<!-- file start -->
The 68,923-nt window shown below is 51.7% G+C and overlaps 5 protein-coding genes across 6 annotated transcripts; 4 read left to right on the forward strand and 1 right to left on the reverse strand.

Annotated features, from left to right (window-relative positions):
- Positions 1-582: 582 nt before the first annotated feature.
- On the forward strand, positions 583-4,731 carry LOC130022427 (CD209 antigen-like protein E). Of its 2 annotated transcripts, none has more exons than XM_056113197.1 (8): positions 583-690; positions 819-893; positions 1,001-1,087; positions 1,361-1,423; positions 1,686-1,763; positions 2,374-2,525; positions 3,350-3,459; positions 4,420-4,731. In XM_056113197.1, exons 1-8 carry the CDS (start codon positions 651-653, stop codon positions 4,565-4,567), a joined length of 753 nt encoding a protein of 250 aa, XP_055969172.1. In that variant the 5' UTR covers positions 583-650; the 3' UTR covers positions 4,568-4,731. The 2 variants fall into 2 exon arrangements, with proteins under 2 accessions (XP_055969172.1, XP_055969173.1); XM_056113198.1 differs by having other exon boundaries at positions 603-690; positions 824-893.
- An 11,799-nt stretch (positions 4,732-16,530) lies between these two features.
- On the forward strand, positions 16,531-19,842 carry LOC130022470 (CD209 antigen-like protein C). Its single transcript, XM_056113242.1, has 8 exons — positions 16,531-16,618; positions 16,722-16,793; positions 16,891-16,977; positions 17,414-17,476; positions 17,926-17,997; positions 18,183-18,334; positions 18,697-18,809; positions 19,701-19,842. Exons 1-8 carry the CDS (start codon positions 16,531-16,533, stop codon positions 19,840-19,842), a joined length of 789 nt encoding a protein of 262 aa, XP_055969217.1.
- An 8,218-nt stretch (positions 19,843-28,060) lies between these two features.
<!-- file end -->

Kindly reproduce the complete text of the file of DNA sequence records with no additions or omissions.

The 68,923-nt window shown below is 51.7% G+C and overlaps 5 protein-coding genes across 6 annotated transcripts; 4 read left to right on the forward strand and 1 right to left on the reverse strand.

Annotated features, from left to right (window-relative positions):
- Positions 1-582: 582 nt before the first annotated feature.
- On the forward strand, positions 583-4,731 carry LOC130022427 (CD209 antigen-like protein E). Of its 2 annotated transcripts, none has more exons than XM_056113197.1 (8): positions 583-690; positions 819-893; positions 1,001-1,087; positions 1,361-1,423; positions 1,686-1,763; positions 2,374-2,525; positions 3,350-3,459; positions 4,420-4,731. In XM_056113197.1, exons 1-8 carry the CDS (start codon positions 651-653, stop codon positions 4,565-4,567), a joined length of 753 nt encoding a protein of 250 aa, XP_055969172.1. In that variant the 5' UTR covers positions 583-650; the 3' UTR covers positions 4,568-4,731. The 2 variants fall into 2 exon arrangements, with proteins under 2 accessions (XP_055969172.1, XP_055969173.1); XM_056113198.1 differs by having other exon boundaries at positions 603-690; positions 824-893.
- An 11,799-nt stretch (positions 4,732-16,530) lies between these two features.
- On the forward strand, positions 16,531-19,842 carry LOC130022470 (CD209 antigen-like protein C). Its single transcript, XM_056113242.1, has 8 exons — positions 16,531-16,618; positions 16,722-16,793; positions 16,891-16,977; positions 17,414-17,476; positions 17,926-17,997; positions 18,183-18,334; positions 18,697-18,809; positions 19,701-19,842. Exons 1-8 carry the CDS (start codon positions 16,531-16,533, stop codon positions 19,840-19,842), a joined length of 789 nt encoding a protein of 262 aa, XP_055969217.1.
- An 8,218-nt stretch (positions 19,843-28,060) lies between these two features.